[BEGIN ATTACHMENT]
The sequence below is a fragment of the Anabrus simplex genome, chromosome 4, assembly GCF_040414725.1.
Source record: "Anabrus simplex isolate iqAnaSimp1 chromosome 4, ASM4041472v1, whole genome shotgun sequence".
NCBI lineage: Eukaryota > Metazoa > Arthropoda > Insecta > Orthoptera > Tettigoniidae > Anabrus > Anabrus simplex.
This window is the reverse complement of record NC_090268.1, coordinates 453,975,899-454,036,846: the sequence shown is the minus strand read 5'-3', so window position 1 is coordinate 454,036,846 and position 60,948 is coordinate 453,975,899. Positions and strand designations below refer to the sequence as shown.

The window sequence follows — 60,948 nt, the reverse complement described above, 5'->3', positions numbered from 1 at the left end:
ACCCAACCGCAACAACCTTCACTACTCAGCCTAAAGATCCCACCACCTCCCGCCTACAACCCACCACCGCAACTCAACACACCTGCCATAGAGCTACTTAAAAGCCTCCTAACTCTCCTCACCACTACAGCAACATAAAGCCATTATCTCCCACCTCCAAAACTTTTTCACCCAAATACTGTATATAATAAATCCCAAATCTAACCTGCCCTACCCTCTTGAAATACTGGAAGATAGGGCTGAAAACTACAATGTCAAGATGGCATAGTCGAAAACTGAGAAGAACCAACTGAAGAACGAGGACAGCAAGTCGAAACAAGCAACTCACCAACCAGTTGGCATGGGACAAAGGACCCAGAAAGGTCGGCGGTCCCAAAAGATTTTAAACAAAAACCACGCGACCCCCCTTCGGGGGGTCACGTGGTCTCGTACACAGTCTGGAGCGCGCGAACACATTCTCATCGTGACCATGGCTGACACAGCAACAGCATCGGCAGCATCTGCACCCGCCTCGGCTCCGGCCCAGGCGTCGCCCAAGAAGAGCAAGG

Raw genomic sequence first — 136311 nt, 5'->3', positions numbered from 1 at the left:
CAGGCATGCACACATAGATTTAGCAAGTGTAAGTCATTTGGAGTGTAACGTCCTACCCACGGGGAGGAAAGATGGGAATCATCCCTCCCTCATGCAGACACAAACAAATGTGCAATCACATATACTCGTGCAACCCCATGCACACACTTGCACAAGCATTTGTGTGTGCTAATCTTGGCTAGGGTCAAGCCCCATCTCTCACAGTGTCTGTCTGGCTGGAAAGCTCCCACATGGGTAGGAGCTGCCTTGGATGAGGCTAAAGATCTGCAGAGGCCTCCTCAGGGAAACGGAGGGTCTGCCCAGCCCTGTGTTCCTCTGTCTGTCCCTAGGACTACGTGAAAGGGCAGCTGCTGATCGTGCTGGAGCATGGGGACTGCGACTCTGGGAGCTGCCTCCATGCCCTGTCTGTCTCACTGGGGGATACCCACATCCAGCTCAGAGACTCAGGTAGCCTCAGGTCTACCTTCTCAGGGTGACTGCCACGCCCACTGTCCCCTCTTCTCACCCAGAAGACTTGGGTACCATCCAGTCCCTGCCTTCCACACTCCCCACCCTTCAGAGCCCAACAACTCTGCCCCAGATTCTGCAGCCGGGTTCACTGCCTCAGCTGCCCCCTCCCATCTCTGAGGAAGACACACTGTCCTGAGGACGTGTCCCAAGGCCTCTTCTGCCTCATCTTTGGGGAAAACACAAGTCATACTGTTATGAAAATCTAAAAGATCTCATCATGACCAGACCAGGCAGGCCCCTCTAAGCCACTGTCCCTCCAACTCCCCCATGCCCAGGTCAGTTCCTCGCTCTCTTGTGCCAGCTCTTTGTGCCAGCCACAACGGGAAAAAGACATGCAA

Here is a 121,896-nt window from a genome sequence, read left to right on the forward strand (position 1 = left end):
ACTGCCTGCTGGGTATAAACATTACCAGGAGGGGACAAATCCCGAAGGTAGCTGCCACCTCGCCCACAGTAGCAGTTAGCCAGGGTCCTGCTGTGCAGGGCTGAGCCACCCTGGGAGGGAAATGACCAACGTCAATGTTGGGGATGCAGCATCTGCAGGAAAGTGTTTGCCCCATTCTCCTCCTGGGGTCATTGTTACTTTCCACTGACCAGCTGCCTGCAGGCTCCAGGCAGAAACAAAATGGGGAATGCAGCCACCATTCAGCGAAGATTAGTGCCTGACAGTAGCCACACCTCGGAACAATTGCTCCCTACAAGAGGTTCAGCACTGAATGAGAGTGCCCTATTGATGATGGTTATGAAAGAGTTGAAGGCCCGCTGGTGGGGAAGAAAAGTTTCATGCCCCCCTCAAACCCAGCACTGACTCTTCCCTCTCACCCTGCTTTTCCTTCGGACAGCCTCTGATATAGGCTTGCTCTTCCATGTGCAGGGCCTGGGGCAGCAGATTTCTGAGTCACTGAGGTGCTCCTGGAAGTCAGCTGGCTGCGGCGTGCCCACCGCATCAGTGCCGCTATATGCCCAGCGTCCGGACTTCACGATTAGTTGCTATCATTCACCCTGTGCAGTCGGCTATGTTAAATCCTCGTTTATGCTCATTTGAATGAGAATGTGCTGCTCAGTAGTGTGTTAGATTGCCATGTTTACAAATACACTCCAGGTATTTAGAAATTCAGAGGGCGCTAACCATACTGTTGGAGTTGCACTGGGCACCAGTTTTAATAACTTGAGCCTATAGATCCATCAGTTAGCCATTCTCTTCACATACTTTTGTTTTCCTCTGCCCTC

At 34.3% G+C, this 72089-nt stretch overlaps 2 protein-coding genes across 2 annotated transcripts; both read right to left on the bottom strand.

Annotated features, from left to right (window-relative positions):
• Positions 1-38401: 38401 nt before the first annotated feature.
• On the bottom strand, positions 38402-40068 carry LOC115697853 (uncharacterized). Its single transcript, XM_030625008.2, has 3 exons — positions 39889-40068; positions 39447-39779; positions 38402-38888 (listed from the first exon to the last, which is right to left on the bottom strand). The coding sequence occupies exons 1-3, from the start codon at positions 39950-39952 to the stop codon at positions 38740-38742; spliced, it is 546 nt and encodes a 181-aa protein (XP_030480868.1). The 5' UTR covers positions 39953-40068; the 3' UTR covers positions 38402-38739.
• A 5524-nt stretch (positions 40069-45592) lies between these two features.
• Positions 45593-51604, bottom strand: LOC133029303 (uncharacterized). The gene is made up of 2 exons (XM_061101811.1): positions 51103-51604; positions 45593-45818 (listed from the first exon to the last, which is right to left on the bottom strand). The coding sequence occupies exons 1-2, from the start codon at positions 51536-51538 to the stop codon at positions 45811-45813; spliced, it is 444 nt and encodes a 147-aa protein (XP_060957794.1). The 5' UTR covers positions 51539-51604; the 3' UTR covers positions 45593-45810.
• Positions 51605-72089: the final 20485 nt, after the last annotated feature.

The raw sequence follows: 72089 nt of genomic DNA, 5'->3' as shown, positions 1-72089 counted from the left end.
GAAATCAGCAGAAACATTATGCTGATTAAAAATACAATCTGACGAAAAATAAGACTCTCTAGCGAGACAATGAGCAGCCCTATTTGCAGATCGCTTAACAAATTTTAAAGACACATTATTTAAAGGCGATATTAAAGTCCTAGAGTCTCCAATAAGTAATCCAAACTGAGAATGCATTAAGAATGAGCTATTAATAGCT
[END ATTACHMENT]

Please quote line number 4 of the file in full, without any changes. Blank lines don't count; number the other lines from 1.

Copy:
This window is the reverse complement of record NC_090268.1, coordinates 453,975,899-454,036,846: the sequence shown is the minus strand read 5'-3', so window position 1 is coordinate 454,036,846 and position 60,948 is coordinate 453,975,899. Positions and strand designations below refer to the sequence as shown.